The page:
Some experts estimate that as much as 5% of the fine wine secondary market involves fake wines. From grape juice shipped across borders to acquire a famous region's kudos, to clean-skins labeled with illustrious names and ancient vintages, the full range of trickery occurs on a regular basis.
Over the years, there have been numerous instances of counterfeiting and fraudulent practices, and as the popularity of wine reaches new heights, the challenges facing the industry have only increased. Many irregular practices came into light in 2010, like the infamous Red Bicyclette scandal, fake premium Fitou wines finding their way into the Chinese market and a host of labeling manipulations in China involving top-end Bordeaux. An interesting article appeared in the Financial Times in mid-2009, written by Jancis Robinson, dealing with large-scale counterfeiting of a top Burgundy producer's wines.
There is no substitute for having direct experience of genuine examples. People who handle wines on a daily basis quickly acquire an instinct for spotting counterfeit wines. So keep your old bottles and build up a collection in order to compare them with more recent purchases.
Glass making has changed considerably since the bottling of famous vintages prior to 1982.
These should be consistent with other known examples of the vintage, although there are a few rare examples of chateaux using more than one capsule type for a vintage.
Chateau-bottled wines have the correct vintage and brand printed on the cork. Before 1970, wine was often shipped in casks to wine merchants who bottled the wine themselves (leading to labeling such as 'Belgium bottled', 'Berry Bros bottled', etc. on some old wines).
There was a tradition of recorking wines and refilling the bottle – generally from a recent vintage – where levels were low. Penfolds seems to be the only company still doing this. Serena Sutcliffe (of Sotheby's), for example, is 'against recorking of wines, even if old, as the shock is great and fraud made more easy by the practice'.
For old wines, some label damage is to be expected and perfect condition is a sign of possible fraud and/or storage in too-dry conditions. Wine stored within the correct humidity range can naturally lead to some label staining. It is common for fraudsters to get the labels almost, but not quite, right. Check for spelling errors, font changes, etc.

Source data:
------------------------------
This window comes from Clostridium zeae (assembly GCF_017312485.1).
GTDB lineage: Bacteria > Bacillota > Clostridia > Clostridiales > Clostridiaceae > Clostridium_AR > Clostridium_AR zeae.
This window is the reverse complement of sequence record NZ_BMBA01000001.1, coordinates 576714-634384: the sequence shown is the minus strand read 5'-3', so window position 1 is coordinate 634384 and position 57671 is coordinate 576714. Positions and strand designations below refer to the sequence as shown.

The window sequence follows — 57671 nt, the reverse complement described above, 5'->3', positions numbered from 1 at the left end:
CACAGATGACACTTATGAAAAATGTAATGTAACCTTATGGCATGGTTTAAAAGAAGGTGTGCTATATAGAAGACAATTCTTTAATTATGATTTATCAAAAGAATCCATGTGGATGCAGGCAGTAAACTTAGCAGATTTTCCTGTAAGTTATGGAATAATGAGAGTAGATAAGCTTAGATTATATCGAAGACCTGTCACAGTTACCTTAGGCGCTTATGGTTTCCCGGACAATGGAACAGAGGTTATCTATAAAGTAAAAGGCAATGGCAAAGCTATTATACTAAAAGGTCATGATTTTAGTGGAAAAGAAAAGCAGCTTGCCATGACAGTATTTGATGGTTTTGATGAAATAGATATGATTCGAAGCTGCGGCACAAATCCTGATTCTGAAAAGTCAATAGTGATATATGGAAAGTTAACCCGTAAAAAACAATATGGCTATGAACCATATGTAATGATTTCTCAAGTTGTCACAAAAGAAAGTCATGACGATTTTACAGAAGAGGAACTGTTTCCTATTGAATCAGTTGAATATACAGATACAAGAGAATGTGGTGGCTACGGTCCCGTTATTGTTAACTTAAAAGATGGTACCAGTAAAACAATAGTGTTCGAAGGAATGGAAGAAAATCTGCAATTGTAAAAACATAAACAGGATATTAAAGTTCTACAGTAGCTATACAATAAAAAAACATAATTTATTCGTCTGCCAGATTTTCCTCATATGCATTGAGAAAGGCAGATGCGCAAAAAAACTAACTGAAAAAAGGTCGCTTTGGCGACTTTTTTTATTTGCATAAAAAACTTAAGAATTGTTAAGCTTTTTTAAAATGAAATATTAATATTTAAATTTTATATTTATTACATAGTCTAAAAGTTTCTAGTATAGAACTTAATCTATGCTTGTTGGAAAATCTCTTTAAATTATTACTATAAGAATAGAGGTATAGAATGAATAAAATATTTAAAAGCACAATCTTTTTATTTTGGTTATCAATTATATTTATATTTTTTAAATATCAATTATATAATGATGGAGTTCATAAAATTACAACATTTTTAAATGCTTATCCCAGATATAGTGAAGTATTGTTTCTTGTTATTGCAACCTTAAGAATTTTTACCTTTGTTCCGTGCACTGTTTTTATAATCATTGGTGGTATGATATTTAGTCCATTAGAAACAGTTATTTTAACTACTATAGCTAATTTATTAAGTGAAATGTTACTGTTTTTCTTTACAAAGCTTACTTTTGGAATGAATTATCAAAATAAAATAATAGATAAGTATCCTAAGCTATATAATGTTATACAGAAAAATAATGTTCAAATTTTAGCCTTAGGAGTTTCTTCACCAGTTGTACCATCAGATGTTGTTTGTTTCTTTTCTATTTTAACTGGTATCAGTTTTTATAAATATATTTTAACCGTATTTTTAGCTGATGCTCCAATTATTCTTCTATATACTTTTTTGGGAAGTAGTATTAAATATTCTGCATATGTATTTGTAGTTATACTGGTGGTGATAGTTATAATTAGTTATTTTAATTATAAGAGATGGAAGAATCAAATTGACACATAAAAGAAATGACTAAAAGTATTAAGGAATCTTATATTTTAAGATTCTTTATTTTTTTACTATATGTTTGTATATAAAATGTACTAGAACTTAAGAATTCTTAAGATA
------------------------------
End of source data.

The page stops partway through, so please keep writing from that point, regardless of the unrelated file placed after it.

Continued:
Wines that have been traded many times, or where there is vagueness about the ownership trail are clearly more open to fraud. At the other end of the market, there are wines that have been cellared at a chateau since bottling. These, rightly, command a premium in the market.
Wines imported into the USA must have a USA strip label on the bottle stating the importer's name. A wine with a USA strip label is virtually impossible to sell outside the USA.
Generally, be wary of wines that look too good for their age, labels that are too perfect, or fill levels that are too high. Take care whom you buy from and avoid any wine merchant who cold-calls you. Examples of fraudulent traders who have worked the European wine market in the past are listed on Jim Budd's site. For further advice please consult Wine Authentication Services LLC which is based in Brookline MA. Bay Country Liquors has a detailed page showing examples of fakes they have been offered in the past.
The plague of the wine trade, and it seems that when real corks are used there is not much than can be done about this problem. Obviously corked wine has aromas of wet cardboard, mushrooms and mould. Corked wine has been in contact with a cork infected with a fungus that produces 1,2,4-trichloroanisole, otherwise known as TCA.
This is wine that has been exposed to too high a temperature, leading to a stewed, prune-like taste. Prior to 1985, less care was taken when shipping wines around the world. If a container without
full temperature control is kept for a few days at a port during high summer, it will ruin any wine inside. As the liquid heats, it expands, pushing the cork out. So never buy a bottle where the top of the cork doesn't sit flush with, or below the level of, the mouth of the bottle.
The small amount of air behind the cork is regarded as one of the mechanisms by which wine develops when in the bottle. However, should the wine come into free contact with oxygen in the air, whether during careless winemaking or due to a faulty cork, rampant oxidation will rapidly ruin the wine.
The smell and/or taste of vinegar indicates that a wine has either been open for too long and/or has been attacked by a bacteria called 'Acetobacter'. Acetobacter reacts with oxygen and this reaction changes the taste of a wine to a vinegary flavor. The fault is described as 'volatile acidity'.
Neither of these is a true fault. Sedimentation within the bottle is a natural occurrence in wines designed to withstand some ageing, and it simply reflects the solid matter settling out of the wine. Be wary of old bottles without sediment.